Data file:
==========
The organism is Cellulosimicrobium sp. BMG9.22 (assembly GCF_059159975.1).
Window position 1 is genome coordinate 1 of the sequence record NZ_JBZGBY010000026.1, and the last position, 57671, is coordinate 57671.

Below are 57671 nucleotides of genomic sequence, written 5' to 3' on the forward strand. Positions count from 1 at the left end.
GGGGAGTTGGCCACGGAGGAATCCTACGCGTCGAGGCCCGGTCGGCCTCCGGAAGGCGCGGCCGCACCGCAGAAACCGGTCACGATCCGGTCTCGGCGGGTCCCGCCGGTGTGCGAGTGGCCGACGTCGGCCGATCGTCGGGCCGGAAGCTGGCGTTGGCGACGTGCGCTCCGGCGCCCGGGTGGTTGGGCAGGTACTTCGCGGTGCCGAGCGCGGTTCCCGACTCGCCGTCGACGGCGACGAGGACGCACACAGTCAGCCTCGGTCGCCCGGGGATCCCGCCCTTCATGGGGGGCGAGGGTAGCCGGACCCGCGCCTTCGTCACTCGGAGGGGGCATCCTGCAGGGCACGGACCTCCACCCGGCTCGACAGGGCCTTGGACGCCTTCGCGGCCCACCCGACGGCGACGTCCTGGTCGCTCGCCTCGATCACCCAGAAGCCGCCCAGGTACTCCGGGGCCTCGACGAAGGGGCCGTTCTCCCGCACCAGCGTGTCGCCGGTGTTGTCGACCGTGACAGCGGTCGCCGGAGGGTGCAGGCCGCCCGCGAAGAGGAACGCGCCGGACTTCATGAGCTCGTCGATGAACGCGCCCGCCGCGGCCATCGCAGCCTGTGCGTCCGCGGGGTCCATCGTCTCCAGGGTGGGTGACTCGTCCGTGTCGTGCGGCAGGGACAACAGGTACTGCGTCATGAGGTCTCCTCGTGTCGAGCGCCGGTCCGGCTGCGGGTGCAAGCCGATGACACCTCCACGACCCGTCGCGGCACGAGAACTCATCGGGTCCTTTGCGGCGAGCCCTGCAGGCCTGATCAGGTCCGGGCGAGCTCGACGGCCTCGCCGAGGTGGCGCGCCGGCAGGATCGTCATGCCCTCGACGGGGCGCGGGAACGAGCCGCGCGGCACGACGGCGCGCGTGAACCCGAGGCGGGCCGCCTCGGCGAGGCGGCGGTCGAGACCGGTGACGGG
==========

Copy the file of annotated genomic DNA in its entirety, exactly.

The organism is Cellulosimicrobium sp. BMG9.22 (assembly GCF_059159975.1).
Window position 1 is genome coordinate 1 of the sequence record NZ_JBZGBY010000026.1, and the last position, 57671, is coordinate 57671.

Below are 57671 nucleotides of genomic sequence, written 5' to 3' on the forward strand. Positions count from 1 at the left end.
GGGGAGTTGGCCACGGAGGAATCCTACGCGTCGAGGCCCGGTCGGCCTCCGGAAGGCGCGGCCGCACCGCAGAAACCGGTCACGATCCGGTCTCGGCGGGTCCCGCCGGTGTGCGAGTGGCCGACGTCGGCCGATCGTCGGGCCGGAAGCTGGCGTTGGCGACGTGCGCTCCGGCGCCCGGGTGGTTGGGCAGGTACTTCGCGGTGCCGAGCGCGGTTCCCGACTCGCCGTCGACGGCGACGAGGACGCACACAGTCAGCCTCGGTCGCCCGGGGATCCCGCCCTTCATGGGGGGCGAGGGTAGCCGGACCCGCGCCTTCGTCACTCGGAGGGGGCATCCTGCAGGGCACGGACCTCCACCCGGCTCGACAGGGCCTTGGACGCCTTCGCGGCCCACCCGACGGCGACGTCCTGGTCGCTCGCCTCGATCACCCAGAAGCCGCCCAGGTACTCCGGGGCCTCGACGAAGGGGCCGTTCTCCCGCACCAGCGTGTCGCCGGTGTTGTCGACCGTGACAGCGGTCGCCGGAGGGTGCAGGCCGCCCGCGAAGAGGAACGCGCCGGACTTCATGAGCTCGTCGATGAACGCGCCCGCCGCGGCCATCGCAGCCTGTGCGTCCGCGGGGTCCATCGTCTCCAGGGTGGGTGACTCGTCCGTGTCGTGCGGCAGGGACAACAGGTACTGCGTCATGAGGTCTCCTCGTGTCGAGCGCCGGTCCGGCTGCGGGTGCAAGCCGATGACACCTCCACGACCCGTCGCGGCACGAGAACTCATCGGGTCCTTTGCGGCGAGCCCTGCAGGCCTGATCAGGTCCGGGCGAGCTCGACGGCCTCGCCGAGGTGGCGCGCCGGCAGGATCGTCATGCCCTCGACGGGGCGCGGGAACGAGCCGCGCGGCACGACGGCGCGCGTGAACCCGAGGCGGGCCGCCTCGGCGAGGCGGCGGTCGAGACCGGTGACGGG